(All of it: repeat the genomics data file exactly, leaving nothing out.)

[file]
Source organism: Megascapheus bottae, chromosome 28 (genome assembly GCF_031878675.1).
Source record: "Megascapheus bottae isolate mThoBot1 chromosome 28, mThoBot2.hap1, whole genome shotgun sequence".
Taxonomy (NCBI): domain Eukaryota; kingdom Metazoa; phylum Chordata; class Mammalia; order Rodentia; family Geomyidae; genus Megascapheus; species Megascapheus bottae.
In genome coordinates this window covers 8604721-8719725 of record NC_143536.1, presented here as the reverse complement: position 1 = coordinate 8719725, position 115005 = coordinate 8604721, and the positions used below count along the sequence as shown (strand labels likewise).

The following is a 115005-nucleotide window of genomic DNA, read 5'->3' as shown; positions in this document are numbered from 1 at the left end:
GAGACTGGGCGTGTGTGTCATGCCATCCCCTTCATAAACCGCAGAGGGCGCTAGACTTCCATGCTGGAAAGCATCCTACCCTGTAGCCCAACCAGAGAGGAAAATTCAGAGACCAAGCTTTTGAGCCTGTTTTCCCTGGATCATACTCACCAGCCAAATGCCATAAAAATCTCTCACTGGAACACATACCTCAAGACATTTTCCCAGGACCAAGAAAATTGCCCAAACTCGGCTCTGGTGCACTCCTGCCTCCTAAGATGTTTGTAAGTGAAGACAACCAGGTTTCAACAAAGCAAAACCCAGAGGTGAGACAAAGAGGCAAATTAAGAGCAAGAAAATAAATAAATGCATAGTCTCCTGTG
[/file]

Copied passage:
Source organism: Megascapheus bottae, chromosome 28 (genome assembly GCF_031878675.1).
Source record: "Megascapheus bottae isolate mThoBot1 chromosome 28, mThoBot2.hap1, whole genome shotgun sequence".
Taxonomy (NCBI): domain Eukaryota; kingdom Metazoa; phylum Chordata; class Mammalia; order Rodentia; family Geomyidae; genus Megascapheus; species Megascapheus bottae.
In genome coordinates this window covers 8604721-8719725 of record NC_143536.1, presented here as the reverse complement: position 1 = coordinate 8719725, position 115005 = coordinate 8604721, and the positions used below count along the sequence as shown (strand labels likewise).

The following is a 115005-nucleotide window of genomic DNA, read 5'->3' as shown; positions in this document are numbered from 1 at the left end:
GAGACTGGGCGTGTGTGTCATGCCATCCCCTTCATAAACCGCAGAGGGCGCTAGACTTCCATGCTGGAAAGCATCCTACCCTGTAGCCCAACCAGAGAGGAAAATTCAGAGACCAAGCTTTTGAGCCTGTTTTCCCTGGATCATACTCACCAGCCAAATGCCATAAAAATCTCTCACTGGAACACATACCTCAAGACATTTTCCCAGGACCAAGAAAATTGCCCAAACTCGGCTCTGGTGCACTCCTGCCTCCTAAGATGTTTGTAAGTGAAGACAACCAGGTTTCAACAAAGCAAAACCCAGAGGTGAGACAAAGAGGCAAATTAAGAGCAAGAAAATAAATAAATGCATAGTCTCCTGTG